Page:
He points with pride to the “Wish Circle,” the moment when every cast and crew member gathers in his room to share insights on what the theater experience means to them.

“No one ever says, ‘I’m going to be an actor,'” Frimmer notes. “They talk about building friendships, and forming bonds. As an educator, for me that’s what it’s all about.”

"Peter Pan" wowed Coleytown Middle School audiences.

Remy Leifer as Smee, and Jacob Leaf as Captain Hook, in Coleytown Middle School’s “Peter Pan.” (Photos/Failla)

David Roth — the Staples Players director who welcomes those experienced actors and tech crew members to high school — praises the middle school programs.

“They’re terrific,” he says. “Kids come into 9th grade with experience and knowledge they wouldn’t otherwise have. So we start here at an amazing level.”

Roth notes the “symbiotic relationship” between the middle schools, and Staples. “Kids get excited seeing our shows. They bring that excitement back to their middle school productions. And because they’re so excited, they’re very well prepared when they get here.

“Westport has a 7-year theater program. Staples is a continuation of middle school. And middle school is vital to our quality.”

(For information on Bedford’s “Guys and Dolls” — presented December 6, 7 and 8 — click here.)

3 responses to “Middle School Theater Makes Its Mark

  1. I can’t say enough good things about the theater program at Bedford. It became the very heart of my daughter’s experience there, and as a result, she grew so much in her self-confidence, friendships, presentation abilities, singing, sense of humor, and teamwork skills. To see the productions – and I’ve seen all the Bedford and the Staples productions in my years here in Westport – is to see a school coming together in an extraordinary and inspiring way. The program gives back to the community, too, not just through the gift of theater, but through donations to local charities, often in line with the messages within the plays. How’s that for character education? To the theater teachers, staff, volunteers, families, and students, I say – Bravo!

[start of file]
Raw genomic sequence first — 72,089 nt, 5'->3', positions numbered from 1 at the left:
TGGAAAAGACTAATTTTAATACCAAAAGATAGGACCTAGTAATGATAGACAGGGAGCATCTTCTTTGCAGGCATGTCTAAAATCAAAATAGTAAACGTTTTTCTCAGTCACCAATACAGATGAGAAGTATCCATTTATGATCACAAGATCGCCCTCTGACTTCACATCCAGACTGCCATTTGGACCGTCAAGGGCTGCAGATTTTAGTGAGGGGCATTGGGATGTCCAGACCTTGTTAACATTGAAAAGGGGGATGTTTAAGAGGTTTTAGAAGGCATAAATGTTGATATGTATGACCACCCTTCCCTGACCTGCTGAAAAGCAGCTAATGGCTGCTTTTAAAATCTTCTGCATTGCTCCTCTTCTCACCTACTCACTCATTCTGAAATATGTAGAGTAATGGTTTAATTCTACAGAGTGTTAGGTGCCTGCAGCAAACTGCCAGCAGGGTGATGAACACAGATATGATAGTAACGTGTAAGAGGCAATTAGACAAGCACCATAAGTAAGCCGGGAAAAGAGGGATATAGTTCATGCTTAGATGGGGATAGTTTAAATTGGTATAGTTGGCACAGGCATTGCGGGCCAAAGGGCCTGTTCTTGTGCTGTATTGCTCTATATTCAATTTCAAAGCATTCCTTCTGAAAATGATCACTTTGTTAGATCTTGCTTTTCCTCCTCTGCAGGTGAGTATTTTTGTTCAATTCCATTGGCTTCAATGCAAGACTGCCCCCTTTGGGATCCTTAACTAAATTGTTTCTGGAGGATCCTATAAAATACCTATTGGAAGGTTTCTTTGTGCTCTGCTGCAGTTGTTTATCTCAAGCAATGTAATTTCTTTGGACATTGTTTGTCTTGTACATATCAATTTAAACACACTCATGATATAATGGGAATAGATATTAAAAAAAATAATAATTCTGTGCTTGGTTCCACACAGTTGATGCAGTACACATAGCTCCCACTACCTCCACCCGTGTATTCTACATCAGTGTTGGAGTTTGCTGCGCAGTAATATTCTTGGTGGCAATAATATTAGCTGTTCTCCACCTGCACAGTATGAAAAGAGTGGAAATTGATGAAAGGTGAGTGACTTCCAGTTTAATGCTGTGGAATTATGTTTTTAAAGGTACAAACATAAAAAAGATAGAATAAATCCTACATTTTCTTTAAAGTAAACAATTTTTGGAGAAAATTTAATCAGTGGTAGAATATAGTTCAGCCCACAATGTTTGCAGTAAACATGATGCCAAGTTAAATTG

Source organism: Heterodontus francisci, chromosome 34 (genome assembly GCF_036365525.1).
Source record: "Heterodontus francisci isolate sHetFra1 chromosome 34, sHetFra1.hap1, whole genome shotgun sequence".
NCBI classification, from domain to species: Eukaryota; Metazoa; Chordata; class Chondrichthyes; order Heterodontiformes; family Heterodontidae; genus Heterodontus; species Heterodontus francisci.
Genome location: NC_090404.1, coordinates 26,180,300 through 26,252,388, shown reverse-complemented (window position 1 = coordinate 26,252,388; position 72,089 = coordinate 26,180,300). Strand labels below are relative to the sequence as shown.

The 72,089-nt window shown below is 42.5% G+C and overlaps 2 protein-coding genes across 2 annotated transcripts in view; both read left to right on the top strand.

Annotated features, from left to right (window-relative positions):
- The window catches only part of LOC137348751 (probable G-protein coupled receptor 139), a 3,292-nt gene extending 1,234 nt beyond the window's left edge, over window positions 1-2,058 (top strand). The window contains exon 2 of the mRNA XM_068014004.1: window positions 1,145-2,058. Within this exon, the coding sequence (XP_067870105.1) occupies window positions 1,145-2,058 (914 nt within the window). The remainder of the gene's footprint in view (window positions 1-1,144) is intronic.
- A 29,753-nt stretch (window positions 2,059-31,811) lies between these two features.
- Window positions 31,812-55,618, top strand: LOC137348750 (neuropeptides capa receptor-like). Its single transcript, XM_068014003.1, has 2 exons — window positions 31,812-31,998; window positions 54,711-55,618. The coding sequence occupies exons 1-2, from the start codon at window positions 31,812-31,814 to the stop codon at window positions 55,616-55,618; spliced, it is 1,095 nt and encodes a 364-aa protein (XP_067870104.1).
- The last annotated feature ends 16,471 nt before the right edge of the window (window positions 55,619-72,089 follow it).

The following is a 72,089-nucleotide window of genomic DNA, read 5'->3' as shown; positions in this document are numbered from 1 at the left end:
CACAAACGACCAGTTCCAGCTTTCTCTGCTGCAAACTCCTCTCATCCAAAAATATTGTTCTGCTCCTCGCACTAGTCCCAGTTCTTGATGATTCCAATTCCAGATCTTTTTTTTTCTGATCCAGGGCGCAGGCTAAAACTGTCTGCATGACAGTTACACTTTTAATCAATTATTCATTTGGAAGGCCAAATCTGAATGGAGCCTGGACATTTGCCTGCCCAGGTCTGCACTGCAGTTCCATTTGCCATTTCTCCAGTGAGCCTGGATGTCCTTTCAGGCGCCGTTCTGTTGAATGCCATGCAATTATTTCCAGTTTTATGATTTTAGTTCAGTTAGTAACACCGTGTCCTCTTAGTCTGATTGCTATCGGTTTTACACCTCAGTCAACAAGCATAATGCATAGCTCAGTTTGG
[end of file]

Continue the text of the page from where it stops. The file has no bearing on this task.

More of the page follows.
2. So true! When I was at Colleytown Jr. High I went to see the Staples Players’ production of A Midsummer Night’s Dream. I was blown away by the sophistication of it and the superb acting and staging. Later that year I went to a concert featuring the Choir and Orchestra and I was hooked! I could not wait to get to high school so I could get into such high quality performing arts.
    What a gift Westport has given it’s students with the expansion of these programs to the middle schools and the funding for high quality teachers and production costs. Westport has always been about nuturing and providing opportunity for its children. BRAVO!

  3. Westport’s theater is amazing! And we must not overlook the quieter, in-school Drama/Presentation classes that are part of the regular curriculum. Unfortunately the recent proposals to cut that course from the 8th grade will impact the very kids who wouldn’t normally go out and look for the bigger theater experience. Drama/Presentation class teaches interpersonal skills so lacking in today’s techie world – to kids who are NOT necessarily actors/singers/dancers – and who therefore benefit all the more from the experience.